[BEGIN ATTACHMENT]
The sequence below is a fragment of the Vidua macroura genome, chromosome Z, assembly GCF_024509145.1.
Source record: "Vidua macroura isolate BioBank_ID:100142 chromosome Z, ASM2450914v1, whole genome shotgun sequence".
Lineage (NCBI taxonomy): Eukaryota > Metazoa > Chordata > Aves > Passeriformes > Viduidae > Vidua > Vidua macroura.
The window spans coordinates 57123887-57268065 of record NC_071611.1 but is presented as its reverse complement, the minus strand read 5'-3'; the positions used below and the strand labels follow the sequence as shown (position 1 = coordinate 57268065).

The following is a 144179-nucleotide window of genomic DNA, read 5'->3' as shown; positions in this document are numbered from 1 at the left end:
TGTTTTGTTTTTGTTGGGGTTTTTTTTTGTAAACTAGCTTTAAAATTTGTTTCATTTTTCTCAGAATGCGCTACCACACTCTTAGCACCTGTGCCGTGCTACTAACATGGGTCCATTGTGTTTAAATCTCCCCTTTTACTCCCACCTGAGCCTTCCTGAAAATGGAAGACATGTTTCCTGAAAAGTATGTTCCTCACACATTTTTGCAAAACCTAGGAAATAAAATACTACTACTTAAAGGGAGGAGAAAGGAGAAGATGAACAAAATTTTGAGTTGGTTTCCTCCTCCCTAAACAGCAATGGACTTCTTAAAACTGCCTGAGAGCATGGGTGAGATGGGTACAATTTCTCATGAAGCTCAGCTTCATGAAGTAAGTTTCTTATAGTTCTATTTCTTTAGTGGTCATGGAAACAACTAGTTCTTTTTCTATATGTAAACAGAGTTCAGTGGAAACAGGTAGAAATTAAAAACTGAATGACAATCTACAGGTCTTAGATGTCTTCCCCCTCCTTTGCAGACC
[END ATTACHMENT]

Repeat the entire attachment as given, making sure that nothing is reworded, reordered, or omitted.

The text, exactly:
The sequence below is a fragment of the Vidua macroura genome, chromosome Z, assembly GCF_024509145.1.
Source record: "Vidua macroura isolate BioBank_ID:100142 chromosome Z, ASM2450914v1, whole genome shotgun sequence".
Lineage (NCBI taxonomy): Eukaryota > Metazoa > Chordata > Aves > Passeriformes > Viduidae > Vidua > Vidua macroura.
The window spans coordinates 57123887-57268065 of record NC_071611.1 but is presented as its reverse complement, the minus strand read 5'-3'; the positions used below and the strand labels follow the sequence as shown (position 1 = coordinate 57268065).

The following is a 144179-nucleotide window of genomic DNA, read 5'->3' as shown; positions in this document are numbered from 1 at the left end:
TGTTTTGTTTTTGTTGGGGTTTTTTTTTGTAAACTAGCTTTAAAATTTGTTTCATTTTTCTCAGAATGCGCTACCACACTCTTAGCACCTGTGCCGTGCTACTAACATGGGTCCATTGTGTTTAAATCTCCCCTTTTACTCCCACCTGAGCCTTCCTGAAAATGGAAGACATGTTTCCTGAAAAGTATGTTCCTCACACATTTTTGCAAAACCTAGGAAATAAAATACTACTACTTAAAGGGAGGAGAAAGGAGAAGATGAACAAAATTTTGAGTTGGTTTCCTCCTCCCTAAACAGCAATGGACTTCTTAAAACTGCCTGAGAGCATGGGTGAGATGGGTACAATTTCTCATGAAGCTCAGCTTCATGAAGTAAGTTTCTTATAGTTCTATTTCTTTAGTGGTCATGGAAACAACTAGTTCTTTTTCTATATGTAAACAGAGTTCAGTGGAAACAGGTAGAAATTAAAAACTGAATGACAATCTACAGGTCTTAGATGTCTTCCCCCTCCTTTGCAGACC